Wall Street climbed and showed signs of reviving, and oil prices remained hot.
The oil market remains hot despite falling by more than 2% during Thursday trading hours. Before that, data from Cushing, Oklahoma, the primary U.S. oil storage location, raised concerns among commodity traders. A significant decrease in oil inventories has intensified worries about global supply shortages. Last night, West Texas Intermediate (WTI) crude oil futures briefly reached $95 per barrel, continuing a substantial uptrend that started in the summer. Over the last three months, crude oil prices have surged by approximately 40%, with WTI crude rising by 3.6% on Wednesday, marking its most significant increase since May. These developments reflect growing concerns about oil supply constraints and are causing volatility in the market. Moving to today’s session, as of 15:40 a.m. ET, the West Texas Intermediate fell by 2.18% to the current market price level of $92 per barrel. Brent oil declined by 1.44% to $91 per barrel.
The group leader at HFI Research writes, ‘U.S. crude storage will not build during refinery maintenance season [in October]… and one of the bear factors was demand, but demand is holding up well.”
In the context of the stock market, stocks are rebounding after signs of this bind. For the third straight day, the stock market is gaining some momentum. The past week was driven by mixed concerns that affected the stock market price stability, which ended the weekend with minor losses.
Yet this week, the U.S. economy is showing signs of reviving, which supports the FED’s decision to keep interest rates high. By now, there is a 50% chance that the U.S. central banks will raise their key interest rates in November and probabilities another hike in December. Yet it is still too soon to assume such forecasts.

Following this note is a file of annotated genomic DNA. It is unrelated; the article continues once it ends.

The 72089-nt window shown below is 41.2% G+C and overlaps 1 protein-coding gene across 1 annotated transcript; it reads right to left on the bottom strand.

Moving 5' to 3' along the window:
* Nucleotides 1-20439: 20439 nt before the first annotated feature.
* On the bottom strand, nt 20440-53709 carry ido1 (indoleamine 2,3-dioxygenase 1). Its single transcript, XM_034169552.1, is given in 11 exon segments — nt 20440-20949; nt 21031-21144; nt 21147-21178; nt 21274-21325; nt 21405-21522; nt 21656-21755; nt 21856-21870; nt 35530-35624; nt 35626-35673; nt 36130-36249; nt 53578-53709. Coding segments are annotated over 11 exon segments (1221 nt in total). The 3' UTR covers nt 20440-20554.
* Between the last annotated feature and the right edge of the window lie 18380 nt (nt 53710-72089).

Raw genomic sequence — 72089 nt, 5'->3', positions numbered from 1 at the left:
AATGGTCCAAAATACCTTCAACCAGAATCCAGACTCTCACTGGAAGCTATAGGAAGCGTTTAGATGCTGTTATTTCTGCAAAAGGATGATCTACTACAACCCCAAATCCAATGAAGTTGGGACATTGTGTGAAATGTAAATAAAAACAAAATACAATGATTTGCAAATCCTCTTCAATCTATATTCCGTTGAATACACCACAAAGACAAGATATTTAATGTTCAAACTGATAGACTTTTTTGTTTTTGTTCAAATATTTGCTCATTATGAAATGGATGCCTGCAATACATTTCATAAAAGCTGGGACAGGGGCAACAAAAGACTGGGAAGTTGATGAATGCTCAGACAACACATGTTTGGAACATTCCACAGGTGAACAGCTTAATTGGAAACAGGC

On top of that, Bank of America (BAC) CEO Brian Moynihan commented early and said that its specialists are expecting a soft economic landing this year. Moynihan said in his latest interview that the U.S. won’t have a recession, baking its assumption with economic data and global comparisons.
In terms of today’s stock market performance, the Wall Street Main index rebounded, showing signs of resilience. The S&P 500 benchmark rose by 0.55% to 4.298 bps, the tech-heavy Nasdaq composite jumped by 0.77% to 13.193 bps, and the Dow Jones composite roughly added 0.2% to 33.638 bps.
Moving to the bond market, 10-year Treasury yields were down by 0.26% to 4.6%, whereas 30-year mortgage rates rose by 0.33%. Still, other bond indices all fell by an average of 0.3%.
In other economic news, the U.S. economy is threatened by another strike in the casino forces, estimated by a strike of 40.000 workers. The automaker strike has come to an end. Yet, the Culinary Workers Union Local 226 and the Bartenders Union Local 165 in Nevada have resoundingly approved a strike authorization for the Las Vegas Strip.